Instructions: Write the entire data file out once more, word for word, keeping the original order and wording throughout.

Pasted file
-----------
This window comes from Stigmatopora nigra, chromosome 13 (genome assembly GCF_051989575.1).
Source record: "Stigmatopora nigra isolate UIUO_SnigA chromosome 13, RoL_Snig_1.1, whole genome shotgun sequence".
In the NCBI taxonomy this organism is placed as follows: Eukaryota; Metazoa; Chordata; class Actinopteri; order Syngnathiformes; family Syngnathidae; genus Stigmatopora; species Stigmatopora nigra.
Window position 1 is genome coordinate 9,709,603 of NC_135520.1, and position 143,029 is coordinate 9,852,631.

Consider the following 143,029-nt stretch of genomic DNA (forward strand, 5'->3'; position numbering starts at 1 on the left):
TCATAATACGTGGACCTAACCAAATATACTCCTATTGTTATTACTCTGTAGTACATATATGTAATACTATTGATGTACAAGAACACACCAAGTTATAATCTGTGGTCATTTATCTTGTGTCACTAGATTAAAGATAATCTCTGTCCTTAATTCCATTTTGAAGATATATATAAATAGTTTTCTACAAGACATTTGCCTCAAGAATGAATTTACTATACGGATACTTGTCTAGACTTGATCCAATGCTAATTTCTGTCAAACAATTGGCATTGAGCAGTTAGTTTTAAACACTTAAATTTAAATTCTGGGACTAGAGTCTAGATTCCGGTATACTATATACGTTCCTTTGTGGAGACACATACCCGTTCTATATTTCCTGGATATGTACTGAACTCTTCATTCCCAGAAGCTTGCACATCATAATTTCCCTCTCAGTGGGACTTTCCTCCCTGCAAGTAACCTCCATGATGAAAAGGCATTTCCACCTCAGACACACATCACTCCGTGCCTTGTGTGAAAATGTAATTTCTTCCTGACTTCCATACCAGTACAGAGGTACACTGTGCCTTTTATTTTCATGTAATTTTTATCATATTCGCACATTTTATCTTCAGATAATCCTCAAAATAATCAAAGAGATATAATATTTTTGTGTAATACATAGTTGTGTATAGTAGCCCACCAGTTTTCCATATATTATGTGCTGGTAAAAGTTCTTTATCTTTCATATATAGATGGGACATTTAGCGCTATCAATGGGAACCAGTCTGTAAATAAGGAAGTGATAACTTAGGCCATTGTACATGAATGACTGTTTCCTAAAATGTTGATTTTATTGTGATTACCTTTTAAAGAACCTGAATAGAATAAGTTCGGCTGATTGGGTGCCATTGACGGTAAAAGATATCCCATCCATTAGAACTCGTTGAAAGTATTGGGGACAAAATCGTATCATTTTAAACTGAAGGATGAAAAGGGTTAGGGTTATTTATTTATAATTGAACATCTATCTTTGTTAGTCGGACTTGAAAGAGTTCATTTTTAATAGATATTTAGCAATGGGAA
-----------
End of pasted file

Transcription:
This window comes from Stigmatopora nigra, chromosome 13 (genome assembly GCF_051989575.1).
Source record: "Stigmatopora nigra isolate UIUO_SnigA chromosome 13, RoL_Snig_1.1, whole genome shotgun sequence".
In the NCBI taxonomy this organism is placed as follows: Eukaryota; Metazoa; Chordata; class Actinopteri; order Syngnathiformes; family Syngnathidae; genus Stigmatopora; species Stigmatopora nigra.
Window position 1 is genome coordinate 9,709,603 of NC_135520.1, and position 143,029 is coordinate 9,852,631.

Consider the following 143,029-nt stretch of genomic DNA (forward strand, 5'->3'; position numbering starts at 1 on the left):
TCATAATACGTGGACCTAACCAAATATACTCCTATTGTTATTACTCTGTAGTACATATATGTAATACTATTGATGTACAAGAACACACCAAGTTATAATCTGTGGTCATTTATCTTGTGTCACTAGATTAAAGATAATCTCTGTCCTTAATTCCATTTTGAAGATATATATAAATAGTTTTCTACAAGACATTTGCCTCAAGAATGAATTTACTATACGGATACTTGTCTAGACTTGATCCAATGCTAATTTCTGTCAAACAATTGGCATTGAGCAGTTAGTTTTAAACACTTAAATTTAAATTCTGGGACTAGAGTCTAGATTCCGGTATACTATATACGTTCCTTTGTGGAGACACATACCCGTTCTATATTTCCTGGATATGTACTGAACTCTTCATTCCCAGAAGCTTGCACATCATAATTTCCCTCTCAGTGGGACTTTCCTCCCTGCAAGTAACCTCCATGATGAAAAGGCATTTCCACCTCAGACACACATCACTCCGTGCCTTGTGTGAAAATGTAATTTCTTCCTGACTTCCATACCAGTACAGAGGTACACTGTGCCTTTTATTTTCATGTAATTTTTATCATATTCGCACATTTTATCTTCAGATAATCCTCAAAATAATCAAAGAGATATAATATTTTTGTGTAATACATAGTTGTGTATAGTAGCCCACCAGTTTTCCATATATTATGTGCTGGTAAAAGTTCTTTATCTTTCATATATAGATGGGACATTTAGCGCTATCAATGGGAACCAGTCTGTAAATAAGGAAGTGATAACTTAGGCCATTGTACATGAATGACTGTTTCCTAAAATGTTGATTTTATTGTGATTACCTTTTAAAGAACCTGAATAGAATAAGTTCGGCTGATTGGGTGCCATTGACGGTAAAAGATATCCCATCCATTAGAACTCGTTGAAAGTATTGGGGACAAAATCGTATCATTTTAAACTGAAGGATGAAAAGGGTTAGGGTTATTTATTTATAATTGAACATCTATCTTTGTTAGTCGGACTTGAAAGAGTTCATTTTTAATAGATATTTAGCAATGGGAA